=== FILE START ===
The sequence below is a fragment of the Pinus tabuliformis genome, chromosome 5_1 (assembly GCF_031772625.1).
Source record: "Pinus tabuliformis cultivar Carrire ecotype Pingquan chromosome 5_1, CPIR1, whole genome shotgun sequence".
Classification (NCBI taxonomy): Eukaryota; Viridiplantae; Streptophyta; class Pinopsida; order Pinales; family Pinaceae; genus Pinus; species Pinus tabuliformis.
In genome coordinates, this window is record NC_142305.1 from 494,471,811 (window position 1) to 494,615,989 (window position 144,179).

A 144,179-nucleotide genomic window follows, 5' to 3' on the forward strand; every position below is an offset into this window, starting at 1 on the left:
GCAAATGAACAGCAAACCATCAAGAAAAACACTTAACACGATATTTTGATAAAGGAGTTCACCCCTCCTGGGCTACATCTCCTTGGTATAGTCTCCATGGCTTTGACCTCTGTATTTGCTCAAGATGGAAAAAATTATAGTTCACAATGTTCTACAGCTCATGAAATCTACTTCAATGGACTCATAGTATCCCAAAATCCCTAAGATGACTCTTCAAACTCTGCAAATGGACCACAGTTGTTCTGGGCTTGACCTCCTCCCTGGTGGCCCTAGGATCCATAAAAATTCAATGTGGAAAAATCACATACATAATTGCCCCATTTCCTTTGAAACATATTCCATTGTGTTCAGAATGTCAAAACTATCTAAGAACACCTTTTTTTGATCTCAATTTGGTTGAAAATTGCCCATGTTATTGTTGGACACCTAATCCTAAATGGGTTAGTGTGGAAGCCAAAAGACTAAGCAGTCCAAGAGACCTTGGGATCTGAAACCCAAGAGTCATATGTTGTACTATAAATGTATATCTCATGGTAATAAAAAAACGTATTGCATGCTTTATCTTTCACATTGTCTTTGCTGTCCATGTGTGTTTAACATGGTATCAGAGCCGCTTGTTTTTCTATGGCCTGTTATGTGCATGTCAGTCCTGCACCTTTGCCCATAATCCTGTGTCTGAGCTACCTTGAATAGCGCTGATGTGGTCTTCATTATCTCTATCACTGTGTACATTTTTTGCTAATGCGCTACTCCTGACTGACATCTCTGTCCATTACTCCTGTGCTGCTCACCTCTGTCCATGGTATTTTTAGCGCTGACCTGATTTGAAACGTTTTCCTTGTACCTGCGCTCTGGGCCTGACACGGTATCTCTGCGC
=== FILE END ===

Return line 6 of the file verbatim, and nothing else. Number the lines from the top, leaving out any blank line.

GCAAATGAACAGCAAACCATCAAGAAAAACACTTAACACGATATTTTGATAAAGGAGTTCACCCCTCCTGGGCTACATCTCCTTGGTATAGTCTCCATGGCTTTGACCTCTGTATTTGCTCAAGATGGAAAAAATTATAGTTCACAATGTTCTACAGCTCATGAAATCTACTTCAATGGACTCATAGTATCCCAAAATCCCTAAGATGACTCTTCAAACTCTGCAAATGGACCACAGTTGTTCTGGGCTTGACCTCCTCCCTGGTGGCCCTAGGATCCATAAAAATTCAATGTGGAAAAATCACATACATAATTGCCCCATTTCCTTTGAAACATATTCCATTGTGTTCAGAATGTCAAAACTATCTAAGAACACCTTTTTTTGATCTCAATTTGGTTGAAAATTGCCCATGTTATTGTTGGACACCTAATCCTAAATGGGTTAGTGTGGAAGCCAAAAGACTAAGCAGTCCAAGAGACCTTGGGATCTGAAACCCAAGAGTCATATGTTGTACTATAAATGTATATCTCATGGTAATAAAAAAACGTATTGCATGCTTTATCTTTCACATTGTCTTTGCTGTCCATGTGTGTTTAACATGGTATCAGAGCCGCTTGTTTTTCTATGGCCTGTTATGTGCATGTCAGTCCTGCACCTTTGCCCATAATCCTGTGTCTGAGCTACCTTGAATAGCGCTGATGTGGTCTTCATTATCTCTATCACTGTGTACATTTTTTGCTAATGCGCTACTCCTGACTGACATCTCTGTCCATTACTCCTGTGCTGCTCACCTCTGTCCATGGTATTTTTAGCGCTGACCTGATTTGAAACGTTTTCCTTGTACCTGCGCTCTGGGCCTGACACGGTATCTCTGCGC